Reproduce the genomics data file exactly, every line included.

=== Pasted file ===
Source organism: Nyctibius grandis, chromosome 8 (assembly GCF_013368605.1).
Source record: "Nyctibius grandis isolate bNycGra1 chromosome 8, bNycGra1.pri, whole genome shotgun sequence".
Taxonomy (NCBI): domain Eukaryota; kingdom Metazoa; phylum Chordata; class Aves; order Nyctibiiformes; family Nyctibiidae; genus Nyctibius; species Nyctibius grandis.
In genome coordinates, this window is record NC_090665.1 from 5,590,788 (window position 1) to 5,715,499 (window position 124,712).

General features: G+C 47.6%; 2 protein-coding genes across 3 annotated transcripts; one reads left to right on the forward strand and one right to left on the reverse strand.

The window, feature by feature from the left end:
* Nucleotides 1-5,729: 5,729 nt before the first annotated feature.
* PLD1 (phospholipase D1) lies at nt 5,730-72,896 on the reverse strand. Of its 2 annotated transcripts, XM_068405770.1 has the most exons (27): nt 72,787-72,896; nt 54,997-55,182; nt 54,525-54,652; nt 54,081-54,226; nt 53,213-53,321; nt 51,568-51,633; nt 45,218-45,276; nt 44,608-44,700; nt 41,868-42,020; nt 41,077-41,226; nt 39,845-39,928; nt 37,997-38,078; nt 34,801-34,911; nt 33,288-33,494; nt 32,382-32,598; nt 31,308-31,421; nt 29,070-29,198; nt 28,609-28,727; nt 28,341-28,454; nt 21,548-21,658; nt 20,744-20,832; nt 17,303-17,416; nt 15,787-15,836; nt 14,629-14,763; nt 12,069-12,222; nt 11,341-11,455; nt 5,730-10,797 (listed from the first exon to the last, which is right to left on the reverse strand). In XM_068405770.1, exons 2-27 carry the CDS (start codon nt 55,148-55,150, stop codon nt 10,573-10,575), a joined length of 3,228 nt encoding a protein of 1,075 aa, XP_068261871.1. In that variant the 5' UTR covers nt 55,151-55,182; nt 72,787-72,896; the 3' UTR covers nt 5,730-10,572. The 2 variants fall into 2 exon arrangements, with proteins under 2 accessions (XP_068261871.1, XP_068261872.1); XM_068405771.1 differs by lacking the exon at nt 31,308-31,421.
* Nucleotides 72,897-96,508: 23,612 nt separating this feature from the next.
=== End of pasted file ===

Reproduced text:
Source organism: Nyctibius grandis, chromosome 8 (assembly GCF_013368605.1).
Source record: "Nyctibius grandis isolate bNycGra1 chromosome 8, bNycGra1.pri, whole genome shotgun sequence".
Taxonomy (NCBI): domain Eukaryota; kingdom Metazoa; phylum Chordata; class Aves; order Nyctibiiformes; family Nyctibiidae; genus Nyctibius; species Nyctibius grandis.
In genome coordinates, this window is record NC_090665.1 from 5,590,788 (window position 1) to 5,715,499 (window position 124,712).

General features: G+C 47.6%; 2 protein-coding genes across 3 annotated transcripts; one reads left to right on the forward strand and one right to left on the reverse strand.

The window, feature by feature from the left end:
* Nucleotides 1-5,729: 5,729 nt before the first annotated feature.
* PLD1 (phospholipase D1) lies at nt 5,730-72,896 on the reverse strand. Of its 2 annotated transcripts, XM_068405770.1 has the most exons (27): nt 72,787-72,896; nt 54,997-55,182; nt 54,525-54,652; nt 54,081-54,226; nt 53,213-53,321; nt 51,568-51,633; nt 45,218-45,276; nt 44,608-44,700; nt 41,868-42,020; nt 41,077-41,226; nt 39,845-39,928; nt 37,997-38,078; nt 34,801-34,911; nt 33,288-33,494; nt 32,382-32,598; nt 31,308-31,421; nt 29,070-29,198; nt 28,609-28,727; nt 28,341-28,454; nt 21,548-21,658; nt 20,744-20,832; nt 17,303-17,416; nt 15,787-15,836; nt 14,629-14,763; nt 12,069-12,222; nt 11,341-11,455; nt 5,730-10,797 (listed from the first exon to the last, which is right to left on the reverse strand). In XM_068405770.1, exons 2-27 carry the CDS (start codon nt 55,148-55,150, stop codon nt 10,573-10,575), a joined length of 3,228 nt encoding a protein of 1,075 aa, XP_068261871.1. In that variant the 5' UTR covers nt 55,151-55,182; nt 72,787-72,896; the 3' UTR covers nt 5,730-10,572. The 2 variants fall into 2 exon arrangements, with proteins under 2 accessions (XP_068261871.1, XP_068261872.1); XM_068405771.1 differs by lacking the exon at nt 31,308-31,421.
* Nucleotides 72,897-96,508: 23,612 nt separating this feature from the next.